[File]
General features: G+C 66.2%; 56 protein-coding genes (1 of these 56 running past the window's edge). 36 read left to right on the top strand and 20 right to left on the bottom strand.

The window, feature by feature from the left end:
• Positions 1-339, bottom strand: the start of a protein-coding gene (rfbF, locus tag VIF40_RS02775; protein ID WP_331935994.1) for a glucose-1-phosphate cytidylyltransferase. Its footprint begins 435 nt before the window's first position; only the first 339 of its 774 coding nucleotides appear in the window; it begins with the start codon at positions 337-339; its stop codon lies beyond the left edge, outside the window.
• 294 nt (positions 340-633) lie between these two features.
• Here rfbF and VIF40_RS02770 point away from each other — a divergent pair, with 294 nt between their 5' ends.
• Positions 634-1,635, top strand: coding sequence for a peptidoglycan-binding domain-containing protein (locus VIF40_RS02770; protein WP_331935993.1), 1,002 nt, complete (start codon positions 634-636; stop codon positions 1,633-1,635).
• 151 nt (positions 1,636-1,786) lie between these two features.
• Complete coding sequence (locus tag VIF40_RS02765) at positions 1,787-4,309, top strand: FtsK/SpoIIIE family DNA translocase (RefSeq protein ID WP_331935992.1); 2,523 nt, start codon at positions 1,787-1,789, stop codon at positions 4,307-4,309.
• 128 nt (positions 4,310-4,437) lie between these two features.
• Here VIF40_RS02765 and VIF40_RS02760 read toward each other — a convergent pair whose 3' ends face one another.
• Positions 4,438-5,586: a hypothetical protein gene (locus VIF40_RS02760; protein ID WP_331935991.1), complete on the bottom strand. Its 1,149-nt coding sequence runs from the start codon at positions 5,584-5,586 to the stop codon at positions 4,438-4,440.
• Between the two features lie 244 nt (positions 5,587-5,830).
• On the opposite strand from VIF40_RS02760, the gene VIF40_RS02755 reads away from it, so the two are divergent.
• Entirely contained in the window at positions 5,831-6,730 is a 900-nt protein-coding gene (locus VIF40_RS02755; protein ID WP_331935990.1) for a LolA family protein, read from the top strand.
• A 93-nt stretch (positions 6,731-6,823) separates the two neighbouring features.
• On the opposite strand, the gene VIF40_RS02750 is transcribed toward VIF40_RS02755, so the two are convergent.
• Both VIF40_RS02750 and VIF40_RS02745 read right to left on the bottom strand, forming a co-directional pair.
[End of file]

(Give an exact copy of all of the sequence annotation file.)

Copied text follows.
General features: G+C 66.2%; 56 protein-coding genes (1 of these 56 running past the window's edge). 36 read left to right on the top strand and 20 right to left on the bottom strand.

The window, feature by feature from the left end:
• Positions 1-339, bottom strand: the start of a protein-coding gene (rfbF, locus tag VIF40_RS02775; protein ID WP_331935994.1) for a glucose-1-phosphate cytidylyltransferase. Its footprint begins 435 nt before the window's first position; only the first 339 of its 774 coding nucleotides appear in the window; it begins with the start codon at positions 337-339; its stop codon lies beyond the left edge, outside the window.
• 294 nt (positions 340-633) lie between these two features.
• Here rfbF and VIF40_RS02770 point away from each other — a divergent pair, with 294 nt between their 5' ends.
• Positions 634-1,635, top strand: coding sequence for a peptidoglycan-binding domain-containing protein (locus VIF40_RS02770; protein WP_331935993.1), 1,002 nt, complete (start codon positions 634-636; stop codon positions 1,633-1,635).
• 151 nt (positions 1,636-1,786) lie between these two features.
• Complete coding sequence (locus tag VIF40_RS02765) at positions 1,787-4,309, top strand: FtsK/SpoIIIE family DNA translocase (RefSeq protein ID WP_331935992.1); 2,523 nt, start codon at positions 1,787-1,789, stop codon at positions 4,307-4,309.
• 128 nt (positions 4,310-4,437) lie between these two features.
• Here VIF40_RS02765 and VIF40_RS02760 read toward each other — a convergent pair whose 3' ends face one another.
• Positions 4,438-5,586: a hypothetical protein gene (locus VIF40_RS02760; protein ID WP_331935991.1), complete on the bottom strand. Its 1,149-nt coding sequence runs from the start codon at positions 5,584-5,586 to the stop codon at positions 4,438-4,440.
• Between the two features lie 244 nt (positions 5,587-5,830).
• On the opposite strand from VIF40_RS02760, the gene VIF40_RS02755 reads away from it, so the two are divergent.
• Entirely contained in the window at positions 5,831-6,730 is a 900-nt protein-coding gene (locus VIF40_RS02755; protein ID WP_331935990.1) for a LolA family protein, read from the top strand.
• A 93-nt stretch (positions 6,731-6,823) separates the two neighbouring features.
• On the opposite strand, the gene VIF40_RS02750 is transcribed toward VIF40_RS02755, so the two are convergent.
• Both VIF40_RS02750 and VIF40_RS02745 read right to left on the bottom strand, forming a co-directional pair.